Soundscapes In Corporate Reception Areas


Soundscapes describe either the totality of sound in a commercial space like a corporate reception, or more specifically a designed stream of sound intended to create a particular effect on the people in such a space.

Existing and potential customers are what commercial organisations exist for. Most organisations set high standards of customer service, and design spaces that customers will use in order to create the best possible experience - for their eyes. Unfortunately, customers' ears have been almost completely ignored, and the result is that the overwhelming majority of customer spaces have inappropriate soundscapes and are less effective than they should be as a consequence.

It all starts in the corporate reception area. When someone visits an organisation, whether they have come to sell or to buy, they transform from a relative neutral into an advocate or a critic. As someone who actually has direct, physical experience of the organisation they will pass their opinion on to others, who in turn will pass the opinion on to still more people, and so on. Every direct contact is a pebble dropped in the pool of reputation.

Receptions are there to receive visitors, by definition. They should also welcome people, offer useful communication and initiate a strong and positive relationship. It's sad that most of them fail to do any of this effectively. So many receptions just try to be impressive - to awe people rather than engage with them.

The main background elements in most corporate reception soundscapes are inappropriate acoustics (at worst those of a cathedral) and air handling equipment. In terms of foreground sound, the clear winner in the UK is one of the world's most effective cuckoo brands: BSkyB. Another all-too popular foreground sound is inappropriate music, often chosen by the receptionist.

There are so many opportunities for positive sound in receptions. Pleasing ambience would be a good start, maybe using generative natural sound or appropriate musical elements (in accordance with BrandSoundTM guidelines of course) on top of decent acoustics and quietened air handling kit.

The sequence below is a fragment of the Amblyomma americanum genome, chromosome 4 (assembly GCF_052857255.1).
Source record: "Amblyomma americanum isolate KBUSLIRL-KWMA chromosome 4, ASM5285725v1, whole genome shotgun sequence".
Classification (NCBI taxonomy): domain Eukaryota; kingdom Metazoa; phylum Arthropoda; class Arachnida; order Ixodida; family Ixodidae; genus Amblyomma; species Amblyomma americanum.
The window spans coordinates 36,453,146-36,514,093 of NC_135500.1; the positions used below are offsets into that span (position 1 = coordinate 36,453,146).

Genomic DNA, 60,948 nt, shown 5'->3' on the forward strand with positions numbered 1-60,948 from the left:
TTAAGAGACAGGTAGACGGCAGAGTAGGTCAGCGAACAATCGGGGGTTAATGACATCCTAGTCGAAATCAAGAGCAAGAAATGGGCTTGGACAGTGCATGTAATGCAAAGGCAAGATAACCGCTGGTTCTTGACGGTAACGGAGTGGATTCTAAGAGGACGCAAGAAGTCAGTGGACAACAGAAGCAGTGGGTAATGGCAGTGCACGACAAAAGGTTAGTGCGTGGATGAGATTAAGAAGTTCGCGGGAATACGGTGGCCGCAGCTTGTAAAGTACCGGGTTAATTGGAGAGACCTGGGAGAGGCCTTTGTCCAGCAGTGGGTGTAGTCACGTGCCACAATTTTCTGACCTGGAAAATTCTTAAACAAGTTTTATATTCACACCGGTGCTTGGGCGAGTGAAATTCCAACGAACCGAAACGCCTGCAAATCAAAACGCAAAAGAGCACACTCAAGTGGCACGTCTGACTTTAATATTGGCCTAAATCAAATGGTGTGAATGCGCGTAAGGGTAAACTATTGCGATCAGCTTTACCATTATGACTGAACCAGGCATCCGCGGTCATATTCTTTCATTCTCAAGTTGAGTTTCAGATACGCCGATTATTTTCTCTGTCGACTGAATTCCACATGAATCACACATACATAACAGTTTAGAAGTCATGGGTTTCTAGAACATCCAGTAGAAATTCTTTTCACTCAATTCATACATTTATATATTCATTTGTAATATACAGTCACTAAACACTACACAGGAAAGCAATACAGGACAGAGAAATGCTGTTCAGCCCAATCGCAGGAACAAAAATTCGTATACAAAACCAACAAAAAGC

Once through the reception area, we often enter the lift to reach the offices. The growing fashion to install news services with sound in lifts should be resisted: these are places where people have their last chance to prepare for important meetings, to reflect on actions arising, and to talk with colleagues. Distractions in this space are unnecessary and unproductive. Lift lobbies are usually silent but need not be. Why are lobbies and corridors silent everywhere when there is so much potential for setting mood and tone with sound?

We might also need to visit lavatories during our visit. The most common sound in most toilets is that of noisy extractor fans or air handling equipment, along with hand dryers that seem to output more noise than air. Replacing this unpleasant soundscape with intentional and appropriate masking sound is probably a polite and helpful move anywhere in the world, regardless of toilet etiquette. The masking sound could be musical (subject to BrandSoundTM guidelines) but the most obviously appropriate sound is running water, which most people find soothing and which is entirely in context in a bathroom.

Improving the sound setting in these areas proves to have an amazing impact on overall brand experience. An effective illustration of this is BP.

BP's customer research established that satisfaction with its service stations was low - mainly due to the toilets. The solution was to come up with a radical redesign of the whole toilet experience called Five Star Bathrooms, using nature-based visuals and sound, and kept spotlessly clean.

Ogilvy coordinated the project and engaged The Sound Agency to create the sound. To complement the visuals of sunflowers, fields and tress, we installed a soundscape of forest ambience and birdsong. As a result - people now come out of these toilets smiling, and customer satisfaction has risen by an incredible 50%. You can hear a sample of the BP soundscape by going to their website.